The New York Times The New York Times Washington   

Powered by: FindLaw

Jump to cited page 151 within this case
Cases citing this case: Supreme Court
Cases citing this case: Circuit Courts

U.S. Supreme Court


446 U.S. 142


No. 79-381.

Argued February 25, 1980.
Decided April 22, 1980.


The provision of the Missouri workers' compensation laws denying a widower benefits on his wife's work-related death unless he either is mentally or physically incapacitated or proves dependence on his wife's earnings, but granting a widow death benefits without her having to prove dependence on her husband's earnings, violates the Equal Protection Clause of the Fourteenth Amendment. Pp. 147-152.

583 S. W. 2d 162, reversed and remanded.

WHITE, J., delivered the opinion of the Court, in which BURGER, C. J., and BRENNAN, STEWART, MARSHALL, BLACKMUN, and POWELL, JJ., joined. STEVENS, J., filed an opinion concurring in the judgment, post, p. 154. REHNQUIST, J., filed a dissenting statement, post, p. 153. [446 U.S. 142, 143]  

John W. Reid II argued the cause and filed a brief for appellant.

Ralph C. Kleinschmidt argued the cause for appellees. With him on the brief was Gerre S. Langton. *  

[ Footnote * ] Ruth Bader Ginsburg filed a brief for the American Civil Liberties Union et al. as amici curiae urging reversal.

Solicitor General McCree, Assistant Attorney General Days, Stuart A. Smith, Brain K. Landsberg, and Mark L. Gross filed a brief for the United States as amicus curiae.

MR. JUSTICE WHITE delivered the opinion of the Court.

This case challenges under the Equal Protection Clause of the Fourteenth Amendment a provision of the Missouri workers' compensation laws, Mo. Rev. Stat. 287.240 (Supp. 1979), which is claimed to involve an invalid gender-based discrimination.


The facts are not in dispute. On February 11, 1977, Ruth Wengler, wife of appellant Paul J. Wengler, died in a work-related accident in the parking lot of her employer, appellee Dicus Prescription Drugs, Inc. Appellant filed a claim for death benefits under Mo. Rev. Stat. 287.240 (Supp. 1979), 1   [446 U.S. 142, 144]   under which a widower is not entitled to death benefits unless he either is mentally or physically incapacitated from wage [446 U.S. 142, 145]   earning or proves actual dependence on his wife's earnings. In contrast, a widow qualifies for death benefits without having [446 U.S. 142, 146]   to prove actual dependence on her husband's earnings. 2  

Appellant stipulated that he was neither incapacitated nor dependent on his wife's earnings, but argued that, owing to its disparate treatment of similarly situated widows and widowers, 287.240 violated the Equal Protection Clause of the Fourteenth Amendment to the United States Constitution. The claim was administratively denied, but the Circuit Court of Madison County reversed, holding that 287.240 violated the Equal Protection Clause because the statutory restriction on a widower's recovery of death benefits did not also apply to a surviving wife. Dicus and its insurer, appellee Druggists Mutual Insurance Co., were ordered to pay death benefits to appellant in the appropriate amount. App. to Juris. Statement A22-A25.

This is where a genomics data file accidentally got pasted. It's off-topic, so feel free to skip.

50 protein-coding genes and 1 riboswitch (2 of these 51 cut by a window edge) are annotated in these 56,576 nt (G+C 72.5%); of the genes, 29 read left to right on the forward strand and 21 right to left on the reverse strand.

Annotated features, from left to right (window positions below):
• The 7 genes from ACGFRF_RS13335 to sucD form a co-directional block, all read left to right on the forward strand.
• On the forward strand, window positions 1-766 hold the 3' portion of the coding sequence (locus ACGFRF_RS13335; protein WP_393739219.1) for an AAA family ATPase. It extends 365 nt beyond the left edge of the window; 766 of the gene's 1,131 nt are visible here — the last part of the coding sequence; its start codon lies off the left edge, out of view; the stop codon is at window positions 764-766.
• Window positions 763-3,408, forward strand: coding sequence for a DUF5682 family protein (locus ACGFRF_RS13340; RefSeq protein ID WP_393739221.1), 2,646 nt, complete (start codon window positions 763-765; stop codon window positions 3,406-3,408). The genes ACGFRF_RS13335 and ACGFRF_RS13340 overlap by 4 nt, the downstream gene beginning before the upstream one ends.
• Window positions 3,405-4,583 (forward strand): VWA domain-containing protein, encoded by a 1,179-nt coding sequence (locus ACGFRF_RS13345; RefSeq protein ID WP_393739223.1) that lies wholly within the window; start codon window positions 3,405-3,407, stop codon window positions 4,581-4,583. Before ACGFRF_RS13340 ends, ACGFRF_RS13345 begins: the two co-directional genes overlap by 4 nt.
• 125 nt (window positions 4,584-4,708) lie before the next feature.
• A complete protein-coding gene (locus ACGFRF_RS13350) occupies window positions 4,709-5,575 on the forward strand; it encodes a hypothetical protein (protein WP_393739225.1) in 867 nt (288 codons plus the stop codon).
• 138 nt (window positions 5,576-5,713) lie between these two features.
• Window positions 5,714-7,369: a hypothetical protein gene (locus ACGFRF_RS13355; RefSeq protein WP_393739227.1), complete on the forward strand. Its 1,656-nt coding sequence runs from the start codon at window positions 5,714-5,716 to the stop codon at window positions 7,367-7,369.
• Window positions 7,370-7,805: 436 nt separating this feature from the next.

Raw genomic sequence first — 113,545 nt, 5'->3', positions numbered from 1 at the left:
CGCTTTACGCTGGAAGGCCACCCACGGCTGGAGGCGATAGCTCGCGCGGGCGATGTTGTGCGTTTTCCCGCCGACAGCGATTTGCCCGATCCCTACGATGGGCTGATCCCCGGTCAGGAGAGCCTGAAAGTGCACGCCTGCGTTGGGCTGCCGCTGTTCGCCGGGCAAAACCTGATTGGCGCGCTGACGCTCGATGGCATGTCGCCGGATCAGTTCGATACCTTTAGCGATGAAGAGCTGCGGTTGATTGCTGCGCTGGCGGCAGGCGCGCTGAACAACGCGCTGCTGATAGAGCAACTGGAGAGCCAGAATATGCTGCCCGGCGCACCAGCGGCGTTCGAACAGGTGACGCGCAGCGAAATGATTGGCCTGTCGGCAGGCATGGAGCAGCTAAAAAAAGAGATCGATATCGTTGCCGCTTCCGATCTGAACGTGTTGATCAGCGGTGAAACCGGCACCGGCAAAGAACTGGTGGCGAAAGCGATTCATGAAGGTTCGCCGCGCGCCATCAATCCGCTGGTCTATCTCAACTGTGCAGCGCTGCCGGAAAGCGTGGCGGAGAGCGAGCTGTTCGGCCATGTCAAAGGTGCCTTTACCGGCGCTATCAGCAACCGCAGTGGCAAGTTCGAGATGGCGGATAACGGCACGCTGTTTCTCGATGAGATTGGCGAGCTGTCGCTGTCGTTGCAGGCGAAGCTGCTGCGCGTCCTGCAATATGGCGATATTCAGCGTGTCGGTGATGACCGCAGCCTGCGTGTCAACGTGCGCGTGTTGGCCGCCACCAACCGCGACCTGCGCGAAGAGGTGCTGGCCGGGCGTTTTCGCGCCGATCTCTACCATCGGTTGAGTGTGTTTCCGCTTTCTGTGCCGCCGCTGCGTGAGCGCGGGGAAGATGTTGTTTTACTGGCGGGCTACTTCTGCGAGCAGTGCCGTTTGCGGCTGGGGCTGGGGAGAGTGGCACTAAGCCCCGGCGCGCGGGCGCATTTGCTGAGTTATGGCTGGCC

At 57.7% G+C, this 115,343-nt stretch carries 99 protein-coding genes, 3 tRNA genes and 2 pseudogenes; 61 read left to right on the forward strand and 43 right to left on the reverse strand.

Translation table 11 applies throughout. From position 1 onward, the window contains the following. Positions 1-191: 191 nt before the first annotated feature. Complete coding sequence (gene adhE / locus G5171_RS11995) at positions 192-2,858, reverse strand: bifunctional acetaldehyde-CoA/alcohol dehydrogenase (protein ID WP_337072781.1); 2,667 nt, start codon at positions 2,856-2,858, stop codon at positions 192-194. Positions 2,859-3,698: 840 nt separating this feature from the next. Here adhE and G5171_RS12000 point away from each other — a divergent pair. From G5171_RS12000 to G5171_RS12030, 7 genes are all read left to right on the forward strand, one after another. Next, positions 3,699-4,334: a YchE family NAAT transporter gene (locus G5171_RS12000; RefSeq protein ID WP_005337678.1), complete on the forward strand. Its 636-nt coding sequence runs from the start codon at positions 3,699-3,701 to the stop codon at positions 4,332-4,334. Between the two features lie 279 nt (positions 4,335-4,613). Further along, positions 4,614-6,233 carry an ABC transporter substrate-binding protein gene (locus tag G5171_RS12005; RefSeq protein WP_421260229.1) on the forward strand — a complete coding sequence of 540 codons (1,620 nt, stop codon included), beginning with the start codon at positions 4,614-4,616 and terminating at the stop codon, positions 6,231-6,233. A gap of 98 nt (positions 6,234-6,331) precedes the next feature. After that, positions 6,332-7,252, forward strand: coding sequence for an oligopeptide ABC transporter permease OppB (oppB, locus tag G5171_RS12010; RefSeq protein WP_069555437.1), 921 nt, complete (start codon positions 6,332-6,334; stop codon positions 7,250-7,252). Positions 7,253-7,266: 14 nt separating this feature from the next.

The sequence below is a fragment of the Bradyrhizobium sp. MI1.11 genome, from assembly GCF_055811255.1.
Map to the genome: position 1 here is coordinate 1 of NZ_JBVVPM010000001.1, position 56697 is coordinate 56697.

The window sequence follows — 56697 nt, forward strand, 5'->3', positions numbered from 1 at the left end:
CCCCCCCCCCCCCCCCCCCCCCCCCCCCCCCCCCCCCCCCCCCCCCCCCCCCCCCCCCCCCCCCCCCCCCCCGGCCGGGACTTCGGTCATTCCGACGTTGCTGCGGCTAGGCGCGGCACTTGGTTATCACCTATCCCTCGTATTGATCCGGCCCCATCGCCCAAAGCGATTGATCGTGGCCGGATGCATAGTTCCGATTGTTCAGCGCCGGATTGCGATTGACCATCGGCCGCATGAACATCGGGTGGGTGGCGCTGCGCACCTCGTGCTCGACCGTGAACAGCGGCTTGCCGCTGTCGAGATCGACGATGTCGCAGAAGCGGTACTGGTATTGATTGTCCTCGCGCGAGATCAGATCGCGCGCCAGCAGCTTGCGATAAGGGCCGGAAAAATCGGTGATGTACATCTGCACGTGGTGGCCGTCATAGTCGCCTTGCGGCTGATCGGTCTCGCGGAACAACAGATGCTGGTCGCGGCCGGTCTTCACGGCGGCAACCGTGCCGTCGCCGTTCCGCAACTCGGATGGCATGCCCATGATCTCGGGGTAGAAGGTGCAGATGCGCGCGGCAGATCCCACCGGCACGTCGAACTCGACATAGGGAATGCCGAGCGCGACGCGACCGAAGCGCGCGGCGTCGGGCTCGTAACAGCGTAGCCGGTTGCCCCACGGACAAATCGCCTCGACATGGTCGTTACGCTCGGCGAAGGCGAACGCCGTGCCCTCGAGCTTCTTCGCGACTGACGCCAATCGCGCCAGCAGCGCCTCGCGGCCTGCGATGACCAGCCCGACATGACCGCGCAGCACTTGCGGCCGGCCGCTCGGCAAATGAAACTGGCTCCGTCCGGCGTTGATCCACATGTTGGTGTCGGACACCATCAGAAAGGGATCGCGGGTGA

The Missouri Supreme Court, distinguishing certain cases in this Court, reversed the Circuit Court's decision. The equal protection challenge to 287.240 failed because "the substantive difference in the economic standing of working men and women justifies the advantage that [ 287.240] administratively gives to a widow." 583 S. W. 2d 162, 168 (1979). [446 U.S. 142, 147]  

Because the decision of the Supreme Court of Missouri arguably conflicted with our precedents, we noted probable jurisdiction. 444 U.S. 924 (1979). We now reverse. 3  


The Missouri law indisputably mandates gender-based discrimination. Although the Missouri Supreme Court was of the view that the law favored, rather than disfavored, women, it is apparent that the statute discriminates against both men and women. The provision discriminates against a woman covered by the Missouri workers' compensation system since, in the case of her death, benefits are payable to her spouse only if he is mentally or physically incapacitated or was to some extent dependent upon her. Under these tests, Mrs. Wengler's spouse was entitled to no benefits. If Mr. Wengler had died, however, Mrs. Wengler would have been conclusively presumed to be dependent and would have been paid the statutory amount for life or until she remarried even though she may not in fact have been dependent on Mr. Wengler. The benefits, therefore, that the working woman can expect to be paid to her spouse in the case of her work-related death are less than those payable to the spouse of the deceased male wage earner.